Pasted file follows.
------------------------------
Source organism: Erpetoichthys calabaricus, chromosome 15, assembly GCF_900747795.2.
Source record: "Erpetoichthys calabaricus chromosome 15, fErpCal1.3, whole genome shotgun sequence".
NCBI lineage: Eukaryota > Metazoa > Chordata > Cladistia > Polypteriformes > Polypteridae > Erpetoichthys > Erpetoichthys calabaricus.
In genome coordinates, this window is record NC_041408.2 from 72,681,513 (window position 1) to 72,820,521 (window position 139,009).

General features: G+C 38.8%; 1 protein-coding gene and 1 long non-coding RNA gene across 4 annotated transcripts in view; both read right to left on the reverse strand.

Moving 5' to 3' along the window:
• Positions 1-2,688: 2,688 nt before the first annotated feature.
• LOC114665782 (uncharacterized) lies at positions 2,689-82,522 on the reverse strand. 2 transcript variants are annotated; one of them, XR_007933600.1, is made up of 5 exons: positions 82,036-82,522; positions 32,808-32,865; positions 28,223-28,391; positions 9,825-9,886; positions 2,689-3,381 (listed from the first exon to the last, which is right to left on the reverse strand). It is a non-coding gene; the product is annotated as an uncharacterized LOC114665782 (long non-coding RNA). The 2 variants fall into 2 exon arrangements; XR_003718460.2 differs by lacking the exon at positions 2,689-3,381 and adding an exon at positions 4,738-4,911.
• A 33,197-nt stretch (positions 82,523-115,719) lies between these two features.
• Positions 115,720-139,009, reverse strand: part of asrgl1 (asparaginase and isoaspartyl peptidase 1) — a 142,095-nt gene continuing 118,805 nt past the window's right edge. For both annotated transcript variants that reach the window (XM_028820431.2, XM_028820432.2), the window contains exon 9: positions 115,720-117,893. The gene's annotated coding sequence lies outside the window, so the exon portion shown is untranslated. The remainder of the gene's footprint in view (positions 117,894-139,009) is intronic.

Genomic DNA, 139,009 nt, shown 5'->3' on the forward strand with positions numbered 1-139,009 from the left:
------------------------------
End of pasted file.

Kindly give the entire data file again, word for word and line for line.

Source organism: Erpetoichthys calabaricus, chromosome 15, assembly GCF_900747795.2.
Source record: "Erpetoichthys calabaricus chromosome 15, fErpCal1.3, whole genome shotgun sequence".
NCBI lineage: Eukaryota > Metazoa > Chordata > Cladistia > Polypteriformes > Polypteridae > Erpetoichthys > Erpetoichthys calabaricus.
In genome coordinates, this window is record NC_041408.2 from 72,681,513 (window position 1) to 72,820,521 (window position 139,009).

General features: G+C 38.8%; 1 protein-coding gene and 1 long non-coding RNA gene across 4 annotated transcripts in view; both read right to left on the reverse strand.

Moving 5' to 3' along the window:
• Positions 1-2,688: 2,688 nt before the first annotated feature.
• LOC114665782 (uncharacterized) lies at positions 2,689-82,522 on the reverse strand. 2 transcript variants are annotated; one of them, XR_007933600.1, is made up of 5 exons: positions 82,036-82,522; positions 32,808-32,865; positions 28,223-28,391; positions 9,825-9,886; positions 2,689-3,381 (listed from the first exon to the last, which is right to left on the reverse strand). It is a non-coding gene; the product is annotated as an uncharacterized LOC114665782 (long non-coding RNA). The 2 variants fall into 2 exon arrangements; XR_003718460.2 differs by lacking the exon at positions 2,689-3,381 and adding an exon at positions 4,738-4,911.
• A 33,197-nt stretch (positions 82,523-115,719) lies between these two features.
• Positions 115,720-139,009, reverse strand: part of asrgl1 (asparaginase and isoaspartyl peptidase 1) — a 142,095-nt gene continuing 118,805 nt past the window's right edge. For both annotated transcript variants that reach the window (XM_028820431.2, XM_028820432.2), the window contains exon 9: positions 115,720-117,893. The gene's annotated coding sequence lies outside the window, so the exon portion shown is untranslated. The remainder of the gene's footprint in view (positions 117,894-139,009) is intronic.

Genomic DNA, 139,009 nt, shown 5'->3' on the forward strand with positions numbered 1-139,009 from the left: